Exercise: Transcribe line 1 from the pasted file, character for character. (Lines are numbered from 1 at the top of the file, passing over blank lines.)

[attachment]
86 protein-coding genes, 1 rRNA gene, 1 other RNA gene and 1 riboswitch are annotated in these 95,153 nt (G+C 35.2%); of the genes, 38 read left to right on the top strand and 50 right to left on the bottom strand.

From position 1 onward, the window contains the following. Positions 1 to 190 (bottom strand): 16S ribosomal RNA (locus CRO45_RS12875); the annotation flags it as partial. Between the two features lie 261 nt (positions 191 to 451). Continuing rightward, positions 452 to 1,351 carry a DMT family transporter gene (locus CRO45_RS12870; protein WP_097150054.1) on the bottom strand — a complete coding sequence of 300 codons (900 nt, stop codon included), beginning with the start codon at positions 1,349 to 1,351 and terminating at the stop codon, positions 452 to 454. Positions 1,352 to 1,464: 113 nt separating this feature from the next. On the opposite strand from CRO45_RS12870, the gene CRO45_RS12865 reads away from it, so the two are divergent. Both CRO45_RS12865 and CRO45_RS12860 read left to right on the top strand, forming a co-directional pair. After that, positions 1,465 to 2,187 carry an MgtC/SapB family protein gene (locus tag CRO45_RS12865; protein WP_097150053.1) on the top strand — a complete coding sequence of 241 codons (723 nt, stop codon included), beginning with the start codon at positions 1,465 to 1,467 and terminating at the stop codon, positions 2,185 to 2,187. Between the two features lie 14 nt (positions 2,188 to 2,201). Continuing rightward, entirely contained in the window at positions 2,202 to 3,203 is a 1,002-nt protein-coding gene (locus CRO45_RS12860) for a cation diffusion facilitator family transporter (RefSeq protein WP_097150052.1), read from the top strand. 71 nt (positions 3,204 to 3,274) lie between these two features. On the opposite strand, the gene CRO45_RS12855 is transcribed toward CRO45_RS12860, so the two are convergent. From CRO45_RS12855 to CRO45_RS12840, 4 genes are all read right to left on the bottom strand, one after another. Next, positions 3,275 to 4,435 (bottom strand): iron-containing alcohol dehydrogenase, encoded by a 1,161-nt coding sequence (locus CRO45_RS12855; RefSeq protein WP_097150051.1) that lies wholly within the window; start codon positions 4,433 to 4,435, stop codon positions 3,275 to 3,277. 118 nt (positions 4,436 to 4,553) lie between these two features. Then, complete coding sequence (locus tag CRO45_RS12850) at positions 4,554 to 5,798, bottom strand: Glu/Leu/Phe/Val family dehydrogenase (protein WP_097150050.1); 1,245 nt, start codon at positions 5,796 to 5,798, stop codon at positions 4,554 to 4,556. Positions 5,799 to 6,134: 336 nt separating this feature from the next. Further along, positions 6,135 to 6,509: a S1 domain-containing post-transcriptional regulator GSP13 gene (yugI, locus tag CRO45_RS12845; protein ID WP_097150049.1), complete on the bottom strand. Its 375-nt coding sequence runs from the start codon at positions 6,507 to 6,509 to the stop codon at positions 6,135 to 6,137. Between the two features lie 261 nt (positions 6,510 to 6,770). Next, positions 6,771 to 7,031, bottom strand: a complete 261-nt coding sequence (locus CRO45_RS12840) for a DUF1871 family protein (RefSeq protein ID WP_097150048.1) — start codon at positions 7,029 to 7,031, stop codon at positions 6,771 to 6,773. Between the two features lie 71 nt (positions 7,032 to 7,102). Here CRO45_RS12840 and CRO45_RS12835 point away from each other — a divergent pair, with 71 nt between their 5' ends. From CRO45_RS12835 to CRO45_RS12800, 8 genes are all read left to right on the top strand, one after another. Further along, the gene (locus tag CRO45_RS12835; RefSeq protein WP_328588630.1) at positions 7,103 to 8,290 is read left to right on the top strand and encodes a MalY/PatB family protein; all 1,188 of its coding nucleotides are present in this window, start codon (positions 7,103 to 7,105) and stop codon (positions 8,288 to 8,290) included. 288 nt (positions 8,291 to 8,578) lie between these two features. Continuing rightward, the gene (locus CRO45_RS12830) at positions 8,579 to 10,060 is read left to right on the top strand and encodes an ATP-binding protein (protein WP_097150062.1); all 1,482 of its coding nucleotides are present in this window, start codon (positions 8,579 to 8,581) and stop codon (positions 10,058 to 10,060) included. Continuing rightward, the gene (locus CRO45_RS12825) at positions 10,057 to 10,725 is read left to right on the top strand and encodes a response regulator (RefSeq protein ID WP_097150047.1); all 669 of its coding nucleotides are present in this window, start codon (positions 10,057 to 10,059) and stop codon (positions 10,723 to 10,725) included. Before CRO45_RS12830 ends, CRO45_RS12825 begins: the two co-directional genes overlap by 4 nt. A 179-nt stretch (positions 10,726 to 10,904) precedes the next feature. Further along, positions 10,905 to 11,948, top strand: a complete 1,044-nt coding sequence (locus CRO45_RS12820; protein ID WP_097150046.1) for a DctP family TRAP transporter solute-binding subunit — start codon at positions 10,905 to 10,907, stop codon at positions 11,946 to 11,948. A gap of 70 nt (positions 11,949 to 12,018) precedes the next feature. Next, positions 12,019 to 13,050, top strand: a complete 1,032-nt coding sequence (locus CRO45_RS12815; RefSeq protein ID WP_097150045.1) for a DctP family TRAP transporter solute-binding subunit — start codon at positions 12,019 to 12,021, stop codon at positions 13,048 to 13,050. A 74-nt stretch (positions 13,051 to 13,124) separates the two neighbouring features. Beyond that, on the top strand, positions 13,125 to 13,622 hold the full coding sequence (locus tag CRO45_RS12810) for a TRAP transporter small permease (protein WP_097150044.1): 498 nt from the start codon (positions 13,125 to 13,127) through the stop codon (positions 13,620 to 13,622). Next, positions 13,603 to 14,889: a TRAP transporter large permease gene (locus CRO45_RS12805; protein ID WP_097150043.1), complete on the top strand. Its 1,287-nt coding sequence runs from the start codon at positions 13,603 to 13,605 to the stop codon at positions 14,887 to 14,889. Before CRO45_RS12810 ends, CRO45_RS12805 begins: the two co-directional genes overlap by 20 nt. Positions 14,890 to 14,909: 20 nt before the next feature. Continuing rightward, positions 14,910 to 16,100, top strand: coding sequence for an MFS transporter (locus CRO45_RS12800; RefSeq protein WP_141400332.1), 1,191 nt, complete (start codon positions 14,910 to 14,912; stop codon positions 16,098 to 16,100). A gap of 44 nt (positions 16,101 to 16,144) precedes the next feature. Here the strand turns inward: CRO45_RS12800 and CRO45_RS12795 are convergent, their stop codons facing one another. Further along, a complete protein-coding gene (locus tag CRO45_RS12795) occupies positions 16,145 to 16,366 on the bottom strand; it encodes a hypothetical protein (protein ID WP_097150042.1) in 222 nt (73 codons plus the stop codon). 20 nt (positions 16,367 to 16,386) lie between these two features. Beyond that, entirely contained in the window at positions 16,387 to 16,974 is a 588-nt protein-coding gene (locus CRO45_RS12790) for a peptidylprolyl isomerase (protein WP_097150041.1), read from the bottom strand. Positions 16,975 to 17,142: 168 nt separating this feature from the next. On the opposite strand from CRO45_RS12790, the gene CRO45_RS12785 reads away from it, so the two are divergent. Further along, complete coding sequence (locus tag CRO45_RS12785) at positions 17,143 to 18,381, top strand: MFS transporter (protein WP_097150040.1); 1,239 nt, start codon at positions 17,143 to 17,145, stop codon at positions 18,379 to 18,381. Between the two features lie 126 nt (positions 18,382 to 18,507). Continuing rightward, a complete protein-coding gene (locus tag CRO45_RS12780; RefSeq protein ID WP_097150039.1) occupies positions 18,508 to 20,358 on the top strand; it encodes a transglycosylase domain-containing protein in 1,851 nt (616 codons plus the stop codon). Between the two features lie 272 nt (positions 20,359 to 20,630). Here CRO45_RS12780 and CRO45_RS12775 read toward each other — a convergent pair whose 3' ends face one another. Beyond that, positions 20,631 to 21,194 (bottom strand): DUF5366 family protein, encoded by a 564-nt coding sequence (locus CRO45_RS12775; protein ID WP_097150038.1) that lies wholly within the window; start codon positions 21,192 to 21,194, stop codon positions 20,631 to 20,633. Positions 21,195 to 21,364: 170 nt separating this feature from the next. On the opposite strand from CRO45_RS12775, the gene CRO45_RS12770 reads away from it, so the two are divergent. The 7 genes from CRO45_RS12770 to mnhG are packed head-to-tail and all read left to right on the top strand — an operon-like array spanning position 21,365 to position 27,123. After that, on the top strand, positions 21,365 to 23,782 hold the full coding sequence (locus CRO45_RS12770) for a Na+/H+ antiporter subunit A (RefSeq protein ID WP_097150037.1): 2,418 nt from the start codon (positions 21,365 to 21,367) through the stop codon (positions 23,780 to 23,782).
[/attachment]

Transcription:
86 protein-coding genes, 1 rRNA gene, 1 other RNA gene and 1 riboswitch are annotated in these 95,153 nt (G+C 35.2%); of the genes, 38 read left to right on the top strand and 50 right to left on the bottom strand.